The Santora Arts Building, located in the heart of downtown Santa Ana’s Artists Village, has long been touted as a catalyst of the area’s emergence as an arts center and its more recent transformation into a bustling nightlife destination.

But over the past year or so, the Santora has undergone a subtle but noticeable change. Gone are the famed studios of the late theater designer Joe Musil and Latino artist Moises Camacho. New tenants include law firms and a catering company that rented the space Musil occupied for nearly two decades.

Artists still occupy most of the building’s space. But a core group who’ve been in the Santora for years are growing increasingly worried that building owner Mike Harrah will push them out as Santa Ana’s downtown is gentrified and rents rise.

These fears have been exacerbated by the discovery of a recently expired contract between Harrah and the city that required him to designate 80 percent of the building’s leasable space to the arts.

The artists, who had long suspected but could not prove that such a contract existed, worry that Harrah will use its expiration to replace them with better-paying tenants.

“I want to know if I have a future to invest in here,” said artist Matthew Southgate, who runs a studio in the building’s basement.

Harrah meanwhile says he will still honor the spirit of the agreement and has no plans to push the artists out. “It’s going to stay an arts-focused type of building. It’s 100 percent leased. We have leases there. The tenants are going to stay,” Harrah said.

Southgate and other artists who have been active on the issue are happy to hear Harrah make that pledge, but they cite recent events that make them uneasy about both Harrah and the city.

At a community meeting last year, then-Community Development Director Cindy Nelson denied that the city had an agreement with Harrah to dedicate space at the Santora for the arts. That was proved false by an artist who obtained a copy of the agreement under the California Public Records Act.

There were battles over the placement of plastic, box-frame signs on the facade of the Santora and the start of a valet parking service in front of the building.

Harrah’s signs directed potential art patrons to his sports bar and restaurant, Original Mike’s. No-parking zones and a valet parking service were created on Broadway so well-heeled patrons of the area’s bars and restaurants need not search for parking.

The artists responded by forming a group called the Artists Village Alliance of Santa Ana and loudly protesting both actions.

But the consequences of their activism were painful. Harrah started pressuring some artists who were behind in their rent to pay or leave. At least one artist called it a show of force in response to their speaking out.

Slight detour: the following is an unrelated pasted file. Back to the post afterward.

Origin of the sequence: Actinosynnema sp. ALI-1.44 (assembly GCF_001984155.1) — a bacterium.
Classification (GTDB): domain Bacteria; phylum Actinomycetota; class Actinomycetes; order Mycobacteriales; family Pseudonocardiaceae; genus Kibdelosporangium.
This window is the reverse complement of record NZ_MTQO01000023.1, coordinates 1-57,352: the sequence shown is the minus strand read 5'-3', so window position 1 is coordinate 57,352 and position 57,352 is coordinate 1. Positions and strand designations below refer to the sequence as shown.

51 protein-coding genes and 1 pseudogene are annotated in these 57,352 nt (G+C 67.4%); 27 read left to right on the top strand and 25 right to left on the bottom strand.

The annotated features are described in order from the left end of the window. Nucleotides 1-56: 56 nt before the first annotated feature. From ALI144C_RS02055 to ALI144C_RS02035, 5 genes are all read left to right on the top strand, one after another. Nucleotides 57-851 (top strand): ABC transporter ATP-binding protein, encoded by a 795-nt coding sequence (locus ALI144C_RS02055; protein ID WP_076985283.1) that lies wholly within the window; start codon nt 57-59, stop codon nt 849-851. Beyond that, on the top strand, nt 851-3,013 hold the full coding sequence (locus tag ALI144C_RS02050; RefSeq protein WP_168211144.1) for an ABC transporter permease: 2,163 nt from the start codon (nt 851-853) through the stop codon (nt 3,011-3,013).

Leaders of the artists group now say they have learned from that episode. Though they still want their voices heard, they are willing to take a more diplomatic approach.

At a recent City Council meeting, artist Alicia Rojas, who discovered the expired agreement, extended an invitation to restart talks with the city regarding how to sustain Artists Village.

“We are here to ask for a new partnership to build a new bridge that will bring the city, artists and its citizens back to the drawing board,” Rojas said. The remarks were also part of a letter that Rojas sent to council members.

And Harrah seems willing to do his part to make sure the Santora remains true to its artistic roots.

“We’re trying to subsidize them so they can stay,” Harrah said.

But it does not appear that this new spirit of cooperation will produce a new written agreement that the building have an 80-percent artists occupancy rate.

City spokesman Jose Gonzalez said there have been no talks at City Hall about entering into such an agreement with Harrah.

Council members Vincent Sarmiento and David Benavides said that they would like to keep the lines of communication open.

Sarmiento said revisiting the agreement with Harrah was a discussion worth having. “I think its certainly a relevant discussion to have,” Sarmiento said. “The good news is you have some owners and operators that realize there is a benefit to continue the artists’ presence in the downtown.”

Sarmiento added that Chapman University is considering adding a satellite campus in the downtown. Such additions would help maintain the downtown’s arts environment, he said.

Councilman Sal Tinajero said the artists issue has been on the back burner because of ongoing efforts to solve the city’s budget crisis. The city has been scrambling to close a $30-million budget deficit going into next fiscal year.

The council ward that includes the downtown belongs to Councilwoman Michele Martinez, who is also a candidate for the 69th Assembly District.

Martinez had been in close communication with the artists. She was offended, however, after some complained to a reporter that she wouldn’t place on a council agenda Occupy Santa Ana’s request for overnight camping at the Civic Center, which involved some of the artists. The issue was described as a misunderstanding, but Martinez cut the communications pipeline.

Whether Martinez is willing to reconnect with the artists is unclear. She did not return phone calls for comment.

Disclosure: Voice of OC is a Santora tenant.

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